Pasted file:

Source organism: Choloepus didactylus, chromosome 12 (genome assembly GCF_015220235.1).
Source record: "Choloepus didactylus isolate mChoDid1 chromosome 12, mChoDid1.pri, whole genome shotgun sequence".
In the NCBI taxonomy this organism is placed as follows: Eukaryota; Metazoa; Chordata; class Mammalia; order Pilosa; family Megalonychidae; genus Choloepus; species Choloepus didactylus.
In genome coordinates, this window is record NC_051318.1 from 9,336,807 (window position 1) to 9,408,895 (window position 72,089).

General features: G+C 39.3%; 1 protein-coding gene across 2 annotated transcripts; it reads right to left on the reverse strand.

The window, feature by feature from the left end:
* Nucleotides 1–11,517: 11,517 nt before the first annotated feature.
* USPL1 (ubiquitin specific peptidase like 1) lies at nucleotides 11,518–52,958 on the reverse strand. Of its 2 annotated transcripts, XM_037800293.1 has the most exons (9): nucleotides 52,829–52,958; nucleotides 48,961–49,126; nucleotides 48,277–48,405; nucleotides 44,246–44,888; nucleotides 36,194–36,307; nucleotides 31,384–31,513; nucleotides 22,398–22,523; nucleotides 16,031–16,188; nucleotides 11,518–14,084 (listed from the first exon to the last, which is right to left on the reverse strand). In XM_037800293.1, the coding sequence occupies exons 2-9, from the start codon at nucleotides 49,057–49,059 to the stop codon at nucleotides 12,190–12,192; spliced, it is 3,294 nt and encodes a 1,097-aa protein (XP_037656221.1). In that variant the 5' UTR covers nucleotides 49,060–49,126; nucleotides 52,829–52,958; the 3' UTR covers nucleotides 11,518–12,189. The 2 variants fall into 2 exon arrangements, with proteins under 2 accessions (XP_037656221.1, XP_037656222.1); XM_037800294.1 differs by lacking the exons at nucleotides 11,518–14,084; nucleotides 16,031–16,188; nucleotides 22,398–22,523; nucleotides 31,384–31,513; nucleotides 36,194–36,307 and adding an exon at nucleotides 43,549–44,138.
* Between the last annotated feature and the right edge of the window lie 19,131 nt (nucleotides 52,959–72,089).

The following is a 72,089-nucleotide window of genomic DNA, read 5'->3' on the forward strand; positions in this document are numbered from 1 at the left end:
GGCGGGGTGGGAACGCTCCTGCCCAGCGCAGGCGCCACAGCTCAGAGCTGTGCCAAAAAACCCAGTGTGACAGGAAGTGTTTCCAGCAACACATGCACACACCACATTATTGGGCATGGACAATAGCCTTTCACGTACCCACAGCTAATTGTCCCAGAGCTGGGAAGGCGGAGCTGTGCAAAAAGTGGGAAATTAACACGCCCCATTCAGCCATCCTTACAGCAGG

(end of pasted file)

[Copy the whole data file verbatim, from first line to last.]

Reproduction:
Source organism: Choloepus didactylus, chromosome 12 (genome assembly GCF_015220235.1).
Source record: "Choloepus didactylus isolate mChoDid1 chromosome 12, mChoDid1.pri, whole genome shotgun sequence".
In the NCBI taxonomy this organism is placed as follows: Eukaryota; Metazoa; Chordata; class Mammalia; order Pilosa; family Megalonychidae; genus Choloepus; species Choloepus didactylus.
In genome coordinates, this window is record NC_051318.1 from 9,336,807 (window position 1) to 9,408,895 (window position 72,089).

General features: G+C 39.3%; 1 protein-coding gene across 2 annotated transcripts; it reads right to left on the reverse strand.

The window, feature by feature from the left end:
* Nucleotides 1–11,517: 11,517 nt before the first annotated feature.
* USPL1 (ubiquitin specific peptidase like 1) lies at nucleotides 11,518–52,958 on the reverse strand. Of its 2 annotated transcripts, XM_037800293.1 has the most exons (9): nucleotides 52,829–52,958; nucleotides 48,961–49,126; nucleotides 48,277–48,405; nucleotides 44,246–44,888; nucleotides 36,194–36,307; nucleotides 31,384–31,513; nucleotides 22,398–22,523; nucleotides 16,031–16,188; nucleotides 11,518–14,084 (listed from the first exon to the last, which is right to left on the reverse strand). In XM_037800293.1, the coding sequence occupies exons 2-9, from the start codon at nucleotides 49,057–49,059 to the stop codon at nucleotides 12,190–12,192; spliced, it is 3,294 nt and encodes a 1,097-aa protein (XP_037656221.1). In that variant the 5' UTR covers nucleotides 49,060–49,126; nucleotides 52,829–52,958; the 3' UTR covers nucleotides 11,518–12,189. The 2 variants fall into 2 exon arrangements, with proteins under 2 accessions (XP_037656221.1, XP_037656222.1); XM_037800294.1 differs by lacking the exons at nucleotides 11,518–14,084; nucleotides 16,031–16,188; nucleotides 22,398–22,523; nucleotides 31,384–31,513; nucleotides 36,194–36,307 and adding an exon at nucleotides 43,549–44,138.
* Between the last annotated feature and the right edge of the window lie 19,131 nt (nucleotides 52,959–72,089).

The following is a 72,089-nucleotide window of genomic DNA, read 5'->3' on the forward strand; positions in this document are numbered from 1 at the left end:
GGCGGGGTGGGAACGCTCCTGCCCAGCGCAGGCGCCACAGCTCAGAGCTGTGCCAAAAAACCCAGTGTGACAGGAAGTGTTTCCAGCAACACATGCACACACCACATTATTGGGCATGGACAATAGCCTTTCACGTACCCACAGCTAATTGTCCCAGAGCTGGGAAGGCGGAGCTGTGCAAAAAGTGGGAAATTAACACGCCCCATTCAGCCATCCTTACAGCAGG